Dependency Tracking

The tracking algorithm goes like this:

  1. Whenever you declare a computed observable, Footwork immediately invokes its evaluator function to get its initial value.
  2. While the evaluator function is running, Footwork sets up a subscription to any observables (including other computed observables) that the evaluator reads. The subscription callback is set to cause the evaluator to run again, looping the whole process back to step 1 (disposing of any old subscriptions that no longer apply).
  3. Footwork notifies any subscribers about the new value of your computed observable.

So, Footwork doesn't just detect dependencies the first time the evaluator runs - it redetects them every time. This means, for example, that the dependencies can vary dynamically: dependency A could determine whether the computed observable also depend on B or C. Then, it will only be re-evaluated when either A or your current choice of B or C changes. You don't have to declare dependencies: they're determined at runtime from the code's execution.

The other neat trick is that declarative bindings are simply implemented as computed observables. So, if a binding reads the value of an observable, that binding becomes dependent on that observable, which causes that binding to be re-evaluated if the observable changes.


Pure computed observables work slightly differently. For more details, see the documentation for pure computed observables.

Controlling Dependencies

Peek At Value

Footwork's automatic dependency tracking normally does exactly what you want. But you might sometimes need to control which observables will update your computed observable, especially if the computed observable performs some sort of action, such as making an Ajax request. The peek function lets you access an observable or computed observable without creating a dependency.

In the example below, a computed observable is used to reload an observable named currentPageData using Ajax with data from two other observable properties. The computed observable will update whenever pageIndex changes, but it ignores changes to selectedItem because it is accessed using peek. In this case, the user might want to use the current value of selectedItem only for tracking purposes when a new set of data is loaded.

fw.computed(function () {
  var params = {
    page: this.pageIndex(),
    selected: this.selectedItem.peek()
  $.getJSON('/Some/Json/Service', params, this.currentPageData);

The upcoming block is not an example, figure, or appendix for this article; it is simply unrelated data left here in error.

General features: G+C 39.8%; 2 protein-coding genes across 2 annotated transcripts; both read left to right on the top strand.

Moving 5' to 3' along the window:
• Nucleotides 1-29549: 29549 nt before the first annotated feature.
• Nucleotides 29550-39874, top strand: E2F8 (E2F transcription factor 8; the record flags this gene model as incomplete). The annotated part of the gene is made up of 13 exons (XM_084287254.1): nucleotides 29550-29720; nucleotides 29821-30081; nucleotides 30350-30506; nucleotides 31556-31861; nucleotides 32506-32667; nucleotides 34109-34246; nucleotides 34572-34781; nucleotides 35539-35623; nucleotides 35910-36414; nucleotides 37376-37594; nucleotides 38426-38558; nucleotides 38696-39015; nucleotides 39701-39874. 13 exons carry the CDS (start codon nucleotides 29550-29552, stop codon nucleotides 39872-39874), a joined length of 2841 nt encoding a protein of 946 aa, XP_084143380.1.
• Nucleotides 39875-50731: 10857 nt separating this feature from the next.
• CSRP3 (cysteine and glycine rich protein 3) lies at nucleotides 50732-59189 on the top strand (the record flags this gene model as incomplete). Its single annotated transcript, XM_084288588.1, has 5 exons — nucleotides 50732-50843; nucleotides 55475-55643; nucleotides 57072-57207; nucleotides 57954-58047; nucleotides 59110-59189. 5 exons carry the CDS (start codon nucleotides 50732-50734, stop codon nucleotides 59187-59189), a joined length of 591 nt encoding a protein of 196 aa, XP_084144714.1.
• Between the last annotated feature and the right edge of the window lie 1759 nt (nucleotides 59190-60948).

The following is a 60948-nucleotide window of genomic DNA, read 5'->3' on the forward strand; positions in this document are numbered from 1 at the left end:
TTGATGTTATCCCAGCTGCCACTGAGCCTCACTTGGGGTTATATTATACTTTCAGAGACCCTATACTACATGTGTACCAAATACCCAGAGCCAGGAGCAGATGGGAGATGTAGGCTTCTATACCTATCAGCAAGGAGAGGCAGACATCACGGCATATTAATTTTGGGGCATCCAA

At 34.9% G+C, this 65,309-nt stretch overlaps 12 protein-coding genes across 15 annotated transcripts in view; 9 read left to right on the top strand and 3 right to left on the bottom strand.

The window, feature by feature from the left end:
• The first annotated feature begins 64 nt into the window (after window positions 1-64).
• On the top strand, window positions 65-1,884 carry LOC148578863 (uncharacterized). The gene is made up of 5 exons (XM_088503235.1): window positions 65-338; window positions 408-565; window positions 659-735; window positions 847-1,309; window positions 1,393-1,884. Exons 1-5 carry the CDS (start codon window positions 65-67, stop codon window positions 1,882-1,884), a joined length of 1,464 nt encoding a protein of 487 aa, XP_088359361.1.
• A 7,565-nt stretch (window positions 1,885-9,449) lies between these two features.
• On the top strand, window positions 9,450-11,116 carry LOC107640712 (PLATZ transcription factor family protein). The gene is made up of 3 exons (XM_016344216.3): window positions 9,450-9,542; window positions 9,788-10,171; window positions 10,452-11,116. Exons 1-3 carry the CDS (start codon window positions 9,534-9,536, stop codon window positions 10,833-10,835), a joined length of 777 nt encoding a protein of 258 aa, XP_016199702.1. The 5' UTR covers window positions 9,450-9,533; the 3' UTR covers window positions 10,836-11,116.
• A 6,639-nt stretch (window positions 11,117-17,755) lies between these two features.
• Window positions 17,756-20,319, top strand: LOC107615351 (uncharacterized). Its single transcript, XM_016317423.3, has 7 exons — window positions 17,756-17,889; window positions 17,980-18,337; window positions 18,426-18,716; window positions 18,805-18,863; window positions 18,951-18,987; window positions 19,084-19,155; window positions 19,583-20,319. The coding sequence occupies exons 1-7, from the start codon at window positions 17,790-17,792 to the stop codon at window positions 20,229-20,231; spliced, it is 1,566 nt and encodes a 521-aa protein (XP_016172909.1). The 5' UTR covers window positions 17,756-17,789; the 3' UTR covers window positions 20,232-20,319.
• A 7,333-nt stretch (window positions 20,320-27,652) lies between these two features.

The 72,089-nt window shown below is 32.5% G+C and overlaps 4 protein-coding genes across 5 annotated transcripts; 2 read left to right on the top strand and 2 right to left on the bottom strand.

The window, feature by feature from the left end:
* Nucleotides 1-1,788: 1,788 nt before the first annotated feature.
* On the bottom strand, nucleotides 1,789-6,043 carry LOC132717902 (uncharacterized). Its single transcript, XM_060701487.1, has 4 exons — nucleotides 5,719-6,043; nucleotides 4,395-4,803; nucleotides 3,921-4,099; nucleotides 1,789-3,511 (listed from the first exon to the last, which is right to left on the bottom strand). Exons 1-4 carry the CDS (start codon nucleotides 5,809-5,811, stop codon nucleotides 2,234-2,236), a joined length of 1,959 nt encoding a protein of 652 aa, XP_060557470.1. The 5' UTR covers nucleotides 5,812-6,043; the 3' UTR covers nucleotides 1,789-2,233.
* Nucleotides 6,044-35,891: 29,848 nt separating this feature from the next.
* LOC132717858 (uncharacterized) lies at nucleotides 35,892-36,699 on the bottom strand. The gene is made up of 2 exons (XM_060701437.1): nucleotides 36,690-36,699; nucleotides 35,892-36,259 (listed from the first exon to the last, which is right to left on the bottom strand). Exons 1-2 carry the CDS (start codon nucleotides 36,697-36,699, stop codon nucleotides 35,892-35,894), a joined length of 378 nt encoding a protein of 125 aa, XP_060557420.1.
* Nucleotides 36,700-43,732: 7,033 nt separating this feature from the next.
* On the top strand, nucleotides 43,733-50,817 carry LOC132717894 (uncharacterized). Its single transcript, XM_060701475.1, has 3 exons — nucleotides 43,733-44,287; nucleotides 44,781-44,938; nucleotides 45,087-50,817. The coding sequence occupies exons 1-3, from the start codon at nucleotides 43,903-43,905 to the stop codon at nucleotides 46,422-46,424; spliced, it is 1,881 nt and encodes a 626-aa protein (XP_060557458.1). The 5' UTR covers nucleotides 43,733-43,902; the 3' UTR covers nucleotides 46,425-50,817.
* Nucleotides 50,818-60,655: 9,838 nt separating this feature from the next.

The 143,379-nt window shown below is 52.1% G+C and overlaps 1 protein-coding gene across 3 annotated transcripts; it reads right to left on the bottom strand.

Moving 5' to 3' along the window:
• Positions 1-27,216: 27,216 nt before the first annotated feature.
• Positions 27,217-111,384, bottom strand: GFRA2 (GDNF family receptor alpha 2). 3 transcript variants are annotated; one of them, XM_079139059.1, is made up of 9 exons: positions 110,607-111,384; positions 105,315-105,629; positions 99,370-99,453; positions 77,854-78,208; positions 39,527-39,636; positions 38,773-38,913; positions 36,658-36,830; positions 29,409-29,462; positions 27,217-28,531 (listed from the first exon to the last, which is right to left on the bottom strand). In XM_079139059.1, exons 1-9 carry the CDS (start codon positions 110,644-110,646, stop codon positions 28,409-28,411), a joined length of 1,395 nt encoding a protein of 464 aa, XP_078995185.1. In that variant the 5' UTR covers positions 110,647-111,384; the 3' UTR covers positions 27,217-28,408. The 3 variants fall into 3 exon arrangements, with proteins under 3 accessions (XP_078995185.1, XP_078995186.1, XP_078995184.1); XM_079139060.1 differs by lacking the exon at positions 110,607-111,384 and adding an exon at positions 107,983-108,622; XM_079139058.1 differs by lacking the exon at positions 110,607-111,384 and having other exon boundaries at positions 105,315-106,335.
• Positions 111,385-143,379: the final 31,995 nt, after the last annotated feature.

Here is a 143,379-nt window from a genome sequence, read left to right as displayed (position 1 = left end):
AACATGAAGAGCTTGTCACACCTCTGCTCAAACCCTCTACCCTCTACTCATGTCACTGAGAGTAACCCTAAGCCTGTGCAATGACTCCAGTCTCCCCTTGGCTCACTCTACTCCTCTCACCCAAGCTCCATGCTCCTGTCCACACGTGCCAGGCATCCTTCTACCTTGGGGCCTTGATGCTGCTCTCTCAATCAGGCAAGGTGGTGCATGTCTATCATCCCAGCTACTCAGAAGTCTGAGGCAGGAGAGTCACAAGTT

}, this);


If you just want to prevent a computed observable from updating too often, see the rateLimit extender.

Ignoring Dependencies

The fw.ignoreDependencies function is available for scenarios where you want to execute code within a computed that should not contribute to that computed's dependencies. This is often useful in a custom binding when you want to call code that may access observables, but you do not want to re-trigger the binding based on changes to those observables.

fw.ignoreDependencies(callback, callbackTarget, callbackArgs);


fw.bindingHandlers.myBinding = {
  update: function (element, valueAccessor, allBindingsAccessor, viewModel, bindingContext) {
    var options = fw.unwrap(valueAccessor());
    var value = fw.unwrap(options.value);
    var afterUpdateHandler = options.afterUpdate;

    // the developer supplied a function to call when this binding updates, but
    // we don't really want to track any dependencies that would re-trigger this binding
    if (typeof afterUpdateHandler === "function") {
      fw.ignoreDependencies(afterUpdateHandler, viewModel, [value, color]);

    $(element).somePlugin("value", value);

Circular Dependencies

Circular dependencies are not meaningful.

Computed observables are supposed to map a set of observable inputs into a single observable output. As such, it doesn't make sense to include cycles in your dependency chains. Cycles would not be analogous to recursion; they would be analogous to having two spreadsheet cells that are computed as functions of each other. It would lead to an infinite evaluation loop.

So what does Footwork do if you have a cycle in your dependency graph? It avoids infinite loops by enforcing the following rule: Footwork will not restart evaluation of a computed while it is already evaluating. This is very unlikely to affect your code. It's relevant in two situations: when two computed observables are dependent on each other (possible only if one or both use the deferEvaluation option), or when a computed observable writes to another observable on which it has a dependency (either directly or via a dependency chain). If you need to use one of these patterns and want to entirely avoid the circular dependency, you can use the peek function described above.